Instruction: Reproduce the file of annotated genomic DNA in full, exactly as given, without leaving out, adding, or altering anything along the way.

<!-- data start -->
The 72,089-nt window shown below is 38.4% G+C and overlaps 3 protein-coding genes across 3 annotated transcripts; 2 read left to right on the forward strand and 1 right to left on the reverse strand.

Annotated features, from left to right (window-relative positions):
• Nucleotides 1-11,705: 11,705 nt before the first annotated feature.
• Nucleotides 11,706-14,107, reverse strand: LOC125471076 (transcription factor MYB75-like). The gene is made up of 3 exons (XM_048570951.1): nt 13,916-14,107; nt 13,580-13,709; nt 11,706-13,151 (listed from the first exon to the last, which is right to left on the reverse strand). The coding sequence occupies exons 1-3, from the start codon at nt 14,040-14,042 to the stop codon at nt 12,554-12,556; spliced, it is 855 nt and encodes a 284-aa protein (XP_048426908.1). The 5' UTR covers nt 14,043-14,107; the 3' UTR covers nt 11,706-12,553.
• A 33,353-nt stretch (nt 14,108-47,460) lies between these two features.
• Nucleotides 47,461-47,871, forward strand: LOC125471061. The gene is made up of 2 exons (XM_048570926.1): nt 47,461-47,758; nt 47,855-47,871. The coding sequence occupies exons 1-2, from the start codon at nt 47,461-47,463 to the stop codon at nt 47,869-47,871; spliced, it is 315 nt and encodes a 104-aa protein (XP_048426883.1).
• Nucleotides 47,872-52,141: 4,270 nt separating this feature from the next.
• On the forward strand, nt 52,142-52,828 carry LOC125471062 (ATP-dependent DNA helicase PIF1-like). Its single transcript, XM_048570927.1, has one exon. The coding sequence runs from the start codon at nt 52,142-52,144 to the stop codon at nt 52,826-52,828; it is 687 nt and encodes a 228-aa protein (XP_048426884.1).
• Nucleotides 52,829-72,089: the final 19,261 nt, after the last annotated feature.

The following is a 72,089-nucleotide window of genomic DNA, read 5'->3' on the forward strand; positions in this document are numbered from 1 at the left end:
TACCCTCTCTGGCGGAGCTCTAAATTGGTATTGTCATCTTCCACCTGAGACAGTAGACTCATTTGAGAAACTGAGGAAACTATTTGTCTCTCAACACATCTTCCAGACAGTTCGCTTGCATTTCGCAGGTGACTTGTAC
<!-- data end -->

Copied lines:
The 72,089-nt window shown below is 38.4% G+C and overlaps 3 protein-coding genes across 3 annotated transcripts; 2 read left to right on the forward strand and 1 right to left on the reverse strand.

Annotated features, from left to right (window-relative positions):
• Nucleotides 1-11,705: 11,705 nt before the first annotated feature.
• Nucleotides 11,706-14,107, reverse strand: LOC125471076 (transcription factor MYB75-like). The gene is made up of 3 exons (XM_048570951.1): nt 13,916-14,107; nt 13,580-13,709; nt 11,706-13,151 (listed from the first exon to the last, which is right to left on the reverse strand). The coding sequence occupies exons 1-3, from the start codon at nt 14,040-14,042 to the stop codon at nt 12,554-12,556; spliced, it is 855 nt and encodes a 284-aa protein (XP_048426908.1). The 5' UTR covers nt 14,043-14,107; the 3' UTR covers nt 11,706-12,553.
• A 33,353-nt stretch (nt 14,108-47,460) lies between these two features.
• Nucleotides 47,461-47,871, forward strand: LOC125471061. The gene is made up of 2 exons (XM_048570926.1): nt 47,461-47,758; nt 47,855-47,871. The coding sequence occupies exons 1-2, from the start codon at nt 47,461-47,463 to the stop codon at nt 47,869-47,871; spliced, it is 315 nt and encodes a 104-aa protein (XP_048426883.1).
• Nucleotides 47,872-52,141: 4,270 nt separating this feature from the next.
• On the forward strand, nt 52,142-52,828 carry LOC125471062 (ATP-dependent DNA helicase PIF1-like). Its single transcript, XM_048570927.1, has one exon. The coding sequence runs from the start codon at nt 52,142-52,144 to the stop codon at nt 52,826-52,828; it is 687 nt and encodes a 228-aa protein (XP_048426884.1).
• Nucleotides 52,829-72,089: the final 19,261 nt, after the last annotated feature.

The following is a 72,089-nucleotide window of genomic DNA, read 5'->3' on the forward strand; positions in this document are numbered from 1 at the left end:
TACCCTCTCTGGCGGAGCTCTAAATTGGTATTGTCATCTTCCACCTGAGACAGTAGACTCATTTGAGAAACTGAGGAAACTATTTGTCTCTCAACACATCTTCCAGACAGTTCGCTTGCATTTCGCAGGTGACTTGTAC